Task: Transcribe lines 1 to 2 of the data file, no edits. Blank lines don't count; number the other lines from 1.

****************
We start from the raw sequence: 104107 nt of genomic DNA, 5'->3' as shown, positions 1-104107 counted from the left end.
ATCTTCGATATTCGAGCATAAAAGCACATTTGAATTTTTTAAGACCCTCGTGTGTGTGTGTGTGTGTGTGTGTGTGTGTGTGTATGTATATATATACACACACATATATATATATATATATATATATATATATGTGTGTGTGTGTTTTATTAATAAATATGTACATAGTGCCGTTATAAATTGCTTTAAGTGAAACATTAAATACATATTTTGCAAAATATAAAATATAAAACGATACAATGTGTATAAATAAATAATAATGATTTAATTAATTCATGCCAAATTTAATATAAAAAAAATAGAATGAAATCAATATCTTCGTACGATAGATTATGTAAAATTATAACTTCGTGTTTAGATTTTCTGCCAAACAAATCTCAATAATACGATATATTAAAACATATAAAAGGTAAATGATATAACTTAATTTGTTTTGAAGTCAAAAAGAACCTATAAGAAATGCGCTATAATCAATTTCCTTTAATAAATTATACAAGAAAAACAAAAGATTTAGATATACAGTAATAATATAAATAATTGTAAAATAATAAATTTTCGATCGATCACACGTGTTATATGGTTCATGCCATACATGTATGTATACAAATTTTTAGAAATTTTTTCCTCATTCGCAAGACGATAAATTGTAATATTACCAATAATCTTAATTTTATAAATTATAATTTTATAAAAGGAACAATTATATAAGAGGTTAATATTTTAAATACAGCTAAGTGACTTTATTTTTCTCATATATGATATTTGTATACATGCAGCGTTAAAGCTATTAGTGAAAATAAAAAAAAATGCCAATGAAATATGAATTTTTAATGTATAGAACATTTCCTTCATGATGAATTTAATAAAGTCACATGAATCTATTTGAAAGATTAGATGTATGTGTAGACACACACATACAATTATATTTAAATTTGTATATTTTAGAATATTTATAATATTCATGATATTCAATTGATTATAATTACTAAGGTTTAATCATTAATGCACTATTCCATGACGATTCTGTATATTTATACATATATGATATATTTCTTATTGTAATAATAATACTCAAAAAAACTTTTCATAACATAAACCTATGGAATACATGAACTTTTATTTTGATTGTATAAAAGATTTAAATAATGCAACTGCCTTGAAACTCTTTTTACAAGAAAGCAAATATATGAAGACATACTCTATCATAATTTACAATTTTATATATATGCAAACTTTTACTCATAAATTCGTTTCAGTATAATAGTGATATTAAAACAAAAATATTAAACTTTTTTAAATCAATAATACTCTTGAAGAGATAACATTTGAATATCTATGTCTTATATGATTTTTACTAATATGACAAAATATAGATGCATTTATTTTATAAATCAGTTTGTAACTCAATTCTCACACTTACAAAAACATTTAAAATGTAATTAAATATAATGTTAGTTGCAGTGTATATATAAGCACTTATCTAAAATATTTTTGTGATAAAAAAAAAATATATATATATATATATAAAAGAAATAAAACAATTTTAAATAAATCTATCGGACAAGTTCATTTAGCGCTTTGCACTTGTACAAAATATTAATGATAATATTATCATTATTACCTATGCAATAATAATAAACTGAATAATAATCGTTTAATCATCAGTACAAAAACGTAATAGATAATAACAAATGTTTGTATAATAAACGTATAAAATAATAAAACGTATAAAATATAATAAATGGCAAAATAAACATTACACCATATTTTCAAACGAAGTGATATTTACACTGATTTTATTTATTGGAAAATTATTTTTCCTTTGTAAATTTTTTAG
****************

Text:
We start from the raw sequence: 104107 nt of genomic DNA, 5'->3' as shown, positions 1-104107 counted from the left end.
ATCTTCGATATTCGAGCATAAAAGCACATTTGAATTTTTTAAGACCCTCGTGTGTGTGTGTGTGTGTGTGTGTGTGTGTGTGTATGTATATATATACACACACATATATATATATATATATATATATATATATGTGTGTGTGTGTTTTATTAATAAATATGTACATAGTGCCGTTATAAATTGCTTTAAGTGAAACATTAAATACATATTTTGCAAAATATAAAATATAAAACGATACAATGTGTATAAATAAATAATAATGATTTAATTAATTCATGCCAAATTTAATATAAAAAAAATAGAATGAAATCAATATCTTCGTACGATAGATTATGTAAAATTATAACTTCGTGTTTAGATTTTCTGCCAAACAAATCTCAATAATACGATATATTAAAACATATAAAAGGTAAATGATATAACTTAATTTGTTTTGAAGTCAAAAAGAACCTATAAGAAATGCGCTATAATCAATTTCCTTTAATAAATTATACAAGAAAAACAAAAGATTTAGATATACAGTAATAATATAAATAATTGTAAAATAATAAATTTTCGATCGATCACACGTGTTATATGGTTCATGCCATACATGTATGTATACAAATTTTTAGAAATTTTTTCCTCATTCGCAAGACGATAAATTGTAATATTACCAATAATCTTAATTTTATAAATTATAATTTTATAAAAGGAACAATTATATAAGAGGTTAATATTTTAAATACAGCTAAGTGACTTTATTTTTCTCATATATGATATTTGTATACATGCAGCGTTAAAGCTATTAGTGAAAATAAAAAAAAATGCCAATGAAATATGAATTTTTAATGTATAGAACATTTCCTTCATGATGAATTTAATAAAGTCACATGAATCTATTTGAAAGATTAGATGTATGTGTAGACACACACATACAATTATATTTAAATTTGTATATTTTAGAATATTTATAATATTCATGATATTCAATTGATTATAATTACTAAGGTTTAATCATTAATGCACTATTCCATGACGATTCTGTATATTTATACATATATGATATATTTCTTATTGTAATAATAATACTCAAAAAAACTTTTCATAACATAAACCTATGGAATACATGAACTTTTATTTTGATTGTATAAAAGATTTAAATAATGCAACTGCCTTGAAACTCTTTTTACAAGAAAGCAAATATATGAAGACATACTCTATCATAATTTACAATTTTATATATATGCAAACTTTTACTCATAAATTCGTTTCAGTATAATAGTGATATTAAAACAAAAATATTAAACTTTTTTAAATCAATAATACTCTTGAAGAGATAACATTTGAATATCTATGTCTTATATGATTTTTACTAATATGACAAAATATAGATGCATTTATTTTATAAATCAGTTTGTAACTCAATTCTCACACTTACAAAAACATTTAAAATGTAATTAAATATAATGTTAGTTGCAGTGTATATATAAGCACTTATCTAAAATATTTTTGTGATAAAAAAAAAATATATATATATATATATAAAAGAAATAAAACAATTTTAAATAAATCTATCGGACAAGTTCATTTAGCGCTTTGCACTTGTACAAAATATTAATGATAATATTATCATTATTACCTATGCAATAATAATAAACTGAATAATAATCGTTTAATCATCAGTACAAAAACGTAATAGATAATAACAAATGTTTGTATAATAAACGTATAAAATAATAAAACGTATAAAATATAATAAATGGCAAAATAAACATTACACCATATTTTCAAACGAAGTGATATTTACACTGATTTTATTTATTGGAAAATTATTTTTCCTTTGTAAATTTTTTAG